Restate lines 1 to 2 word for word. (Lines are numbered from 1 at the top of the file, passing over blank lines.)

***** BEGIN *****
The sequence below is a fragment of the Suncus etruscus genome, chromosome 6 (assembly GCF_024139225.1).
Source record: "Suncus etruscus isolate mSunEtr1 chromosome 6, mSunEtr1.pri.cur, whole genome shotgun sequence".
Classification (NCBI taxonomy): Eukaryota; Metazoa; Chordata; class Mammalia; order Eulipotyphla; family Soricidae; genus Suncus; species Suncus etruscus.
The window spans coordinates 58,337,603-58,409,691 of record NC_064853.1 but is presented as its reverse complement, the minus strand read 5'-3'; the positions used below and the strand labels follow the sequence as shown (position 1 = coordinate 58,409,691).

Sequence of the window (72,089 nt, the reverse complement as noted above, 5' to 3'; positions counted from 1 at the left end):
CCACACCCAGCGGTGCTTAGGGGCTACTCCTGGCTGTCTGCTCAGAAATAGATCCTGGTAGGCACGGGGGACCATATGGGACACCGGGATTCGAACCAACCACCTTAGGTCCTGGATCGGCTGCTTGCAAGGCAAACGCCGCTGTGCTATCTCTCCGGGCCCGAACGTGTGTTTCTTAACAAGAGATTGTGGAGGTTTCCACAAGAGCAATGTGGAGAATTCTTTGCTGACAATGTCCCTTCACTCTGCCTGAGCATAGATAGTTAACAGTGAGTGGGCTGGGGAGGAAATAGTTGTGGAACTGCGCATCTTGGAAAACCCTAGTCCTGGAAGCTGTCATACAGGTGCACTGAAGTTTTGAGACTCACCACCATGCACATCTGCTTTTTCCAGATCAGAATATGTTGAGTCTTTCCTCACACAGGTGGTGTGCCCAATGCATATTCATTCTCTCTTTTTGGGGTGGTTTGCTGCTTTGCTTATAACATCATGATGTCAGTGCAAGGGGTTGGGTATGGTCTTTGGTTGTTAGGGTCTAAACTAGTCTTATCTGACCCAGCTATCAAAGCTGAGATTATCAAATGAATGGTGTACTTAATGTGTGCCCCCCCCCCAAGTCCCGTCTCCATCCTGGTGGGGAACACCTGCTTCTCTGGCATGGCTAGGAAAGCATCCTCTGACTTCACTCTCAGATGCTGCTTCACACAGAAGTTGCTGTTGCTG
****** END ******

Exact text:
The sequence below is a fragment of the Suncus etruscus genome, chromosome 6 (assembly GCF_024139225.1).
Source record: "Suncus etruscus isolate mSunEtr1 chromosome 6, mSunEtr1.pri.cur, whole genome shotgun sequence".